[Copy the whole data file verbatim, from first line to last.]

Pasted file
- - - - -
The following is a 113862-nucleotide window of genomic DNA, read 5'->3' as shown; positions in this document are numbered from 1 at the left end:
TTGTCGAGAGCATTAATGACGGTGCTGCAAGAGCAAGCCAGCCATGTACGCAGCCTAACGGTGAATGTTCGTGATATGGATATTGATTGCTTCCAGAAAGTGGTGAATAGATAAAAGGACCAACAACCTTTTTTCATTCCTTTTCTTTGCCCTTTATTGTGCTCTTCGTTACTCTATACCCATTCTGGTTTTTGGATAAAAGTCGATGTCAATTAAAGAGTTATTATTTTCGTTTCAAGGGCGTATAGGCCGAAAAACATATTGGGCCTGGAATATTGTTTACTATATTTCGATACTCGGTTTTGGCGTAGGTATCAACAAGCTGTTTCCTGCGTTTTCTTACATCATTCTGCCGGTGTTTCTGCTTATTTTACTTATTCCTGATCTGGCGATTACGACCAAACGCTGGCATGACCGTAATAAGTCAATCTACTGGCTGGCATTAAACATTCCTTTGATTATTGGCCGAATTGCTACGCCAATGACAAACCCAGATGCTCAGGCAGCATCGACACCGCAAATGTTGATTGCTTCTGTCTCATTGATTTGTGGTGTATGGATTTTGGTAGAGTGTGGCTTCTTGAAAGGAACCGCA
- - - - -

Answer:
The following is a 113862-nucleotide window of genomic DNA, read 5'->3' as shown; positions in this document are numbered from 1 at the left end:
TTGTCGAGAGCATTAATGACGGTGCTGCAAGAGCAAGCCAGCCATGTACGCAGCCTAACGGTGAATGTTCGTGATATGGATATTGATTGCTTCCAGAAAGTGGTGAATAGATAAAAGGACCAACAACCTTTTTTCATTCCTTTTCTTTGCCCTTTATTGTGCTCTTCGTTACTCTATACCCATTCTGGTTTTTGGATAAAAGTCGATGTCAATTAAAGAGTTATTATTTTCGTTTCAAGGGCGTATAGGCCGAAAAACATATTGGGCCTGGAATATTGTTTACTATATTTCGATACTCGGTTTTGGCGTAGGTATCAACAAGCTGTTTCCTGCGTTTTCTTACATCATTCTGCCGGTGTTTCTGCTTATTTTACTTATTCCTGATCTGGCGATTACGACCAAACGCTGGCATGACCGTAATAAGTCAATCTACTGGCTGGCATTAAACATTCCTTTGATTATTGGCCGAATTGCTACGCCAATGACAAACCCAGATGCTCAGGCAGCATCGACACCGCAAATGTTGATTGCTTCTGTCTCATTGATTTGTGGTGTATGGATTTTGGTAGAGTGTGGCTTCTTGAAAGGAACCGCA